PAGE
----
102. 102.

    Yang Y, Liu R, Ren F, Guo R, Zhang P. Prognostic and clinicopathological significance of neutrophil-to-lymphocyte ratio in patients with oral cancer. Biosci Rep. 2018;38(6). https://doi.org/10.1042/BSR20181550.

  103. 103.

    Wang Y, Wang P, Andrukhov O, et al. Meta-analysis of the prognostic value of the neutrophil-to-lymphocyte ratio in oral squamous cell carcinoma. J Oral Pathol Med. 2018;47(4):353–8.

    CAS  PubMed  PubMed Central  Google Scholar 

  104. 104.

    Zhou Q, Hong L, Zuo M-Z, He Z. Prognostic significance of neutrophil to lymphocyte ratio in ovarian cancer: evidence from 4,910 patients. Oncotarget. 2017;8(40):68938–49.

    PubMed  PubMed Central  Google Scholar 

  105. 105.

    Zhou Y, Cheng S, Fathy AH, Qian H, Zhao Y. Prognostic value of platelet-to-lymphocyte ratio in pancreatic cancer: a comprehensive meta-analysis of 17 cohort studies. Onco Targets Ther. 2018;11:1899–1908. https://doi.org/10.2147/OTT.S154162.

  106. 106.

    Yang JJ, Hu ZG, Shi WX, Deng T, He SQ, Yuan SG. Prognostic significance of neutrophil to lymphocyte ratio in pancreatic cancer: a meta-analysis. World J Gastroenterol. 2015;21(9):2807–2815. https://doi.org/10.3748/wjg.v21.i9.2807.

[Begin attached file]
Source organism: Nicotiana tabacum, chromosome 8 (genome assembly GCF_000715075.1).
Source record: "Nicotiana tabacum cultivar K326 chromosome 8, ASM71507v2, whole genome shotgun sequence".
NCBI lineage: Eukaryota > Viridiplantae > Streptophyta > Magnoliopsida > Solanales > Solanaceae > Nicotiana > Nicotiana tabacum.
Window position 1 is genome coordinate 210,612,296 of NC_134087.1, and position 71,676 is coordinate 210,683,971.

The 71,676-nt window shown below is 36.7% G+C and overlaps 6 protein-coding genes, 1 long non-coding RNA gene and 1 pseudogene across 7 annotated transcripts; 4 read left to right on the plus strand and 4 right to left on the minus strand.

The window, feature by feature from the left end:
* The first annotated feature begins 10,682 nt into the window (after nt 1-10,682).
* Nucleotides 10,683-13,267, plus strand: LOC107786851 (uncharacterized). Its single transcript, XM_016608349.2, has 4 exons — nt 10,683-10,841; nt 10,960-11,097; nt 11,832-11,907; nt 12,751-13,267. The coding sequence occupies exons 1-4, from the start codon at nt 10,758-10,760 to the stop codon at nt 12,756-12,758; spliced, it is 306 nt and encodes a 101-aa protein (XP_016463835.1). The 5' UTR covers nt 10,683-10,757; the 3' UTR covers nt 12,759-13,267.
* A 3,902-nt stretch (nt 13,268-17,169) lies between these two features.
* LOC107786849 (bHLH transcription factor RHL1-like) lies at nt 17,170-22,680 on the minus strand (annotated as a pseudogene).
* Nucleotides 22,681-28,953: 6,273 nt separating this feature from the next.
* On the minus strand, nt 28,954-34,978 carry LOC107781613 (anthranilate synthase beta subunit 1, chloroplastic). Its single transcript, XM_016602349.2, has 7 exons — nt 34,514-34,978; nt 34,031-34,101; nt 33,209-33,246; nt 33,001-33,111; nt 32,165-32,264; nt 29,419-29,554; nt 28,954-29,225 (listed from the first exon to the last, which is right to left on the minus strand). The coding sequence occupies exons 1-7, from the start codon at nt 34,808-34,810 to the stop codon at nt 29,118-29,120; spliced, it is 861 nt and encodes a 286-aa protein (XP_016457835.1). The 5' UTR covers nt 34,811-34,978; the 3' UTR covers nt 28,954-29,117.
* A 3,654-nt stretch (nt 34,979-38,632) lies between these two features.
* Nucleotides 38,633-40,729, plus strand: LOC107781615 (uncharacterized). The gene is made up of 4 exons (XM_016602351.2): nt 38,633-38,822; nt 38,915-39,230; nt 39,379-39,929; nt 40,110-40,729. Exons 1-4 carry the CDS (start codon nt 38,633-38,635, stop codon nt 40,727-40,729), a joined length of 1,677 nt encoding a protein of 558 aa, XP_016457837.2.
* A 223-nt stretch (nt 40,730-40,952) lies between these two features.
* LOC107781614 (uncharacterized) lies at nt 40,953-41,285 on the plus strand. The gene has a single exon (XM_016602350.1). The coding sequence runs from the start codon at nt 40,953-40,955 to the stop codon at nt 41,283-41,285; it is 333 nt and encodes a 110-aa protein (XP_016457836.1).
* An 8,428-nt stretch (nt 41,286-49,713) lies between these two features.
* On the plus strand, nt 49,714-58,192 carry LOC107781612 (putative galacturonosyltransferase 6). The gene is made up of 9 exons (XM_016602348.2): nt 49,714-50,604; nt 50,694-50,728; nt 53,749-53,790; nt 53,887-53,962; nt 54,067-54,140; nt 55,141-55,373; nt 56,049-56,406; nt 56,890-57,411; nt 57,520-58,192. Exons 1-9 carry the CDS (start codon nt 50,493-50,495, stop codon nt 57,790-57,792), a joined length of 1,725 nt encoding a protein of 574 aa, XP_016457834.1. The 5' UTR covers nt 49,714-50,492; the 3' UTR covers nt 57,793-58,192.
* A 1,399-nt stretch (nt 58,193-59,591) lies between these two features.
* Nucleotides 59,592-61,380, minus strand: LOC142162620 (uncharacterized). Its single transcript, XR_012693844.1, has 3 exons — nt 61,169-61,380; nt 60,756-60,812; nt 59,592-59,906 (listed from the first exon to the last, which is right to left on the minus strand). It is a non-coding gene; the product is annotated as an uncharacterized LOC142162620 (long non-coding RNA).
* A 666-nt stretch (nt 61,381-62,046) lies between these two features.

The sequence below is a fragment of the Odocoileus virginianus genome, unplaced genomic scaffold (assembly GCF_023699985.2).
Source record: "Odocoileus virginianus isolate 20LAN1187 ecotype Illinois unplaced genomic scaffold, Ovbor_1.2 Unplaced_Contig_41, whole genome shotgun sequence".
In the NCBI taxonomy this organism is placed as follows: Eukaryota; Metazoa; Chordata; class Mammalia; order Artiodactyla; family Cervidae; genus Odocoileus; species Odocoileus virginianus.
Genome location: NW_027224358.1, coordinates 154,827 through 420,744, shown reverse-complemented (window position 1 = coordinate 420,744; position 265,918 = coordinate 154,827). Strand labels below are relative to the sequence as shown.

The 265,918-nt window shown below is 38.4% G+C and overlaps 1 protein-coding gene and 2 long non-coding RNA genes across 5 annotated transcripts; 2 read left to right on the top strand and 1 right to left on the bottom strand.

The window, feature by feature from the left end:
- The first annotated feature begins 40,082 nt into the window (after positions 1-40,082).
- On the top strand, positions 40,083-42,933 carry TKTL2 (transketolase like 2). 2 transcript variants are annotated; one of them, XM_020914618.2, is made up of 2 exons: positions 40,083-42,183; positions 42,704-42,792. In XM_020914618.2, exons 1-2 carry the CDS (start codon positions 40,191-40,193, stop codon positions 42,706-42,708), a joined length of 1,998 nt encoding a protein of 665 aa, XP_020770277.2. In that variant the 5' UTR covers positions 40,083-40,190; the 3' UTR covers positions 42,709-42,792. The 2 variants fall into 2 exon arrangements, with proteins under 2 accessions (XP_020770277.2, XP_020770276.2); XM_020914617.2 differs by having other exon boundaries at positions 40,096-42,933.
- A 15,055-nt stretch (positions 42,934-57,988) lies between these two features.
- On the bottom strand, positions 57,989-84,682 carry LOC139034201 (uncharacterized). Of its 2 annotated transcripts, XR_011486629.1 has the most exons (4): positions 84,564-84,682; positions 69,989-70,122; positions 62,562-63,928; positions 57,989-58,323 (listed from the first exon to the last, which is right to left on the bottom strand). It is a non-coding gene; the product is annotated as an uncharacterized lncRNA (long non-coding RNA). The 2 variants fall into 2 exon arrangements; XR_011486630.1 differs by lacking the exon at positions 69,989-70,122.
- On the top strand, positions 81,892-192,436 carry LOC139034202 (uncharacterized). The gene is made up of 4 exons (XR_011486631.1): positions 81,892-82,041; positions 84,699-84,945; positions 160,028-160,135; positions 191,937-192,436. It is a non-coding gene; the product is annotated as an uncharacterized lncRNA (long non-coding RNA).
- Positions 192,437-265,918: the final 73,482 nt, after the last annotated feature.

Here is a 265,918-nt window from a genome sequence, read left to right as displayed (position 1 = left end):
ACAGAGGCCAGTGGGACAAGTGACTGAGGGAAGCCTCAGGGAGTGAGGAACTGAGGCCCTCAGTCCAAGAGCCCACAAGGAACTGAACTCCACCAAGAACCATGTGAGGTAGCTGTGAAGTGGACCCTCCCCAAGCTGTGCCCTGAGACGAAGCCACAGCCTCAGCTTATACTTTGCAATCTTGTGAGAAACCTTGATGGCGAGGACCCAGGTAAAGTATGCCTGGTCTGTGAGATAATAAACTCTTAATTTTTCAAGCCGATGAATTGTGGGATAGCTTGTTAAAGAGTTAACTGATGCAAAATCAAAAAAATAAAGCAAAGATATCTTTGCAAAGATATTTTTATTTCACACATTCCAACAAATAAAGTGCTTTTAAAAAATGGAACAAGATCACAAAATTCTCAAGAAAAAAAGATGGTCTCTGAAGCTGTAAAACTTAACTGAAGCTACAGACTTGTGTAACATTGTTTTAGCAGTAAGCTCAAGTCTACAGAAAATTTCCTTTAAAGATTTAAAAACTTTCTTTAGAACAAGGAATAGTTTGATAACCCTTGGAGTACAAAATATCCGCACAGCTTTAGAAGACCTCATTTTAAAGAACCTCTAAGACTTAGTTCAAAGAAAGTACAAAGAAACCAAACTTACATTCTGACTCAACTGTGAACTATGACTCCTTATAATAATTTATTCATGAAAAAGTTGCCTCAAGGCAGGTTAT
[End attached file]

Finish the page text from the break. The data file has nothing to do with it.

107. 107.

    Mowbray NG, Griffith D, Hammoda M, et al. A meta-analysis of the utility of the neutrophil-to-lymphocyte ratio in predicting survival after pancreatic cancer resection. HPB. 2018;20(5):379–84.

    PubMed  PubMed Central  Google Scholar 

  108. 108.

    Zhou Y, Cheng S, Fathy AH, et al. Prognostic value of platelet-tolymphocyte ratio in pancreatic cancer: A comprehensive meta-analysis of 17 cohort studies. Onco Targets Ther. 2018;11:1899–908.

    PubMed  PubMed Central  Google Scholar 

  109. 109.

    Guo J, Fang J, Huang X, et al. Prognostic role of neutrophil to lymphocyte ratio and platelet to lymphocyte ratio in prostate cancer: a meta-analysis of results from multivariate analysis. Int J Surg. 2018;60:216–23. https://doi.org/10.1016/j.ijsu.2018.11.020.

    Article  PubMed  PubMed Central  Google Scholar 

  110. 110.

    Wu S, Zhao X, Wang Y, et al. Pretreatment neutrophil-lymphocyte ratio as a predictor in bladder cancer and metastatic or unresectable urothelial carcinoma patients: a pooled analysis of comparative studies. Cell Physiol Biochem. 2018;46(4):1352–64.

    CAS  PubMed  Article  PubMed Central  Google Scholar 

  111. 111.

    Cao J, Zhu X, Zhao X, Li X-F, Xu R. Neutrophil-to-lymphocyte ratio predicts PSA response and prognosis in prostate cancer: a systematic review and meta-analysis. PLoS One. 2016;11(7):e0158770.

    PubMed  PubMed Central  Article  CAS  Google Scholar 

  112. 112.

    Yin X, Xiao Y, Li F, Qi S, Yin Z, Gao J. Prognostic role of neutrophil-to-lymphocyte ratio in prostate cancer: a systematic review and meta-analysis. Medicine (Baltimore). 2016;95(3):e2544. https://doi.org/10.1097/MD.0000000000002544.

    Article  Google Scholar 

  113. 113.